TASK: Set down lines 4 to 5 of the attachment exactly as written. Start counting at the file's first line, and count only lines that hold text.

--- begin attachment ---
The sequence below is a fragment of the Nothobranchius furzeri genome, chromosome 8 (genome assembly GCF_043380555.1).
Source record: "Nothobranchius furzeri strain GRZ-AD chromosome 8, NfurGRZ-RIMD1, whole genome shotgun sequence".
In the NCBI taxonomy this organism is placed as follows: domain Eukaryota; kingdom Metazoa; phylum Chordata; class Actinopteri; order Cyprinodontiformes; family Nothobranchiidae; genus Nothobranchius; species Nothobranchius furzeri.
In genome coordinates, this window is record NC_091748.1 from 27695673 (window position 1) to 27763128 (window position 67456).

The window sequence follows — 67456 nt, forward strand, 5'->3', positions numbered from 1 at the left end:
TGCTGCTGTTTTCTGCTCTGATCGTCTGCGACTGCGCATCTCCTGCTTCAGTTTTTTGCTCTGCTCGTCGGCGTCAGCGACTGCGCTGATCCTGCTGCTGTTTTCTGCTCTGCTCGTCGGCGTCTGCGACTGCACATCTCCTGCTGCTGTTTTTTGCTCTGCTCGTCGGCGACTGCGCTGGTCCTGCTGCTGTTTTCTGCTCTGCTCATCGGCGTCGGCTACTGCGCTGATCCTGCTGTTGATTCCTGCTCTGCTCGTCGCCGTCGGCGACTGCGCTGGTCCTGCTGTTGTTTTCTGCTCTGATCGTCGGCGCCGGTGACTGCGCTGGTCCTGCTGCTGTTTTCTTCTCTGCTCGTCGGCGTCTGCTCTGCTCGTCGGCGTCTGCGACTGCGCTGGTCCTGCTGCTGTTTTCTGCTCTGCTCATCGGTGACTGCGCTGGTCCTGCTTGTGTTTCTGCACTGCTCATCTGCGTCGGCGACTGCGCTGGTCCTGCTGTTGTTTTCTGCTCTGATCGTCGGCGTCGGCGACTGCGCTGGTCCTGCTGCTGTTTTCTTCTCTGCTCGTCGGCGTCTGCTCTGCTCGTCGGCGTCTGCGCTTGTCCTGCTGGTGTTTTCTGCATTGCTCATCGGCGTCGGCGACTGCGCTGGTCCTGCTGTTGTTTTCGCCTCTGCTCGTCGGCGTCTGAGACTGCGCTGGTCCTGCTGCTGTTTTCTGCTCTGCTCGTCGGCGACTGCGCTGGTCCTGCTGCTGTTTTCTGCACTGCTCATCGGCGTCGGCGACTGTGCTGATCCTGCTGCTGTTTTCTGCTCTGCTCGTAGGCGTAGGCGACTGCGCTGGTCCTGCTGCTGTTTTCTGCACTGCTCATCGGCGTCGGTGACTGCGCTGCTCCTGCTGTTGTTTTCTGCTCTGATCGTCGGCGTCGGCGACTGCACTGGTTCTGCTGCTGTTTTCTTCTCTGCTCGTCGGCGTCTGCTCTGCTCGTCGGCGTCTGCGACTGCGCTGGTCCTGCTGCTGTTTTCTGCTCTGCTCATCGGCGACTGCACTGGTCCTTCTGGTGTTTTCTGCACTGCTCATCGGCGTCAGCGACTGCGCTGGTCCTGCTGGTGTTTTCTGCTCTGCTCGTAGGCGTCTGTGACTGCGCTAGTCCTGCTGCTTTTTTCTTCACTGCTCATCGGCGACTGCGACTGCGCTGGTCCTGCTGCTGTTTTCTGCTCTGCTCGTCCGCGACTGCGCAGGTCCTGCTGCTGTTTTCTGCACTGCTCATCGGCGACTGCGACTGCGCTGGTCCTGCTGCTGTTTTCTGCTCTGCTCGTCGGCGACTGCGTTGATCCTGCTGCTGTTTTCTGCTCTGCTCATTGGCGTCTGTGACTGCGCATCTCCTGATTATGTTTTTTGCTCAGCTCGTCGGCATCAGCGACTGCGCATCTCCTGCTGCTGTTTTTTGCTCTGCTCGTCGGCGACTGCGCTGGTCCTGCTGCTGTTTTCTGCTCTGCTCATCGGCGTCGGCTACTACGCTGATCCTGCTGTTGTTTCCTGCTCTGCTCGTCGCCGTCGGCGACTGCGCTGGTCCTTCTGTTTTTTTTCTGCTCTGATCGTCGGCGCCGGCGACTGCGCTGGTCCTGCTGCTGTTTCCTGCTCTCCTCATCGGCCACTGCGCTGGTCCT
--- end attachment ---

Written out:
In genome coordinates, this window is record NC_091748.1 from 27695673 (window position 1) to 27763128 (window position 67456).

The window sequence follows — 67456 nt, forward strand, 5'->3', positions numbered from 1 at the left end: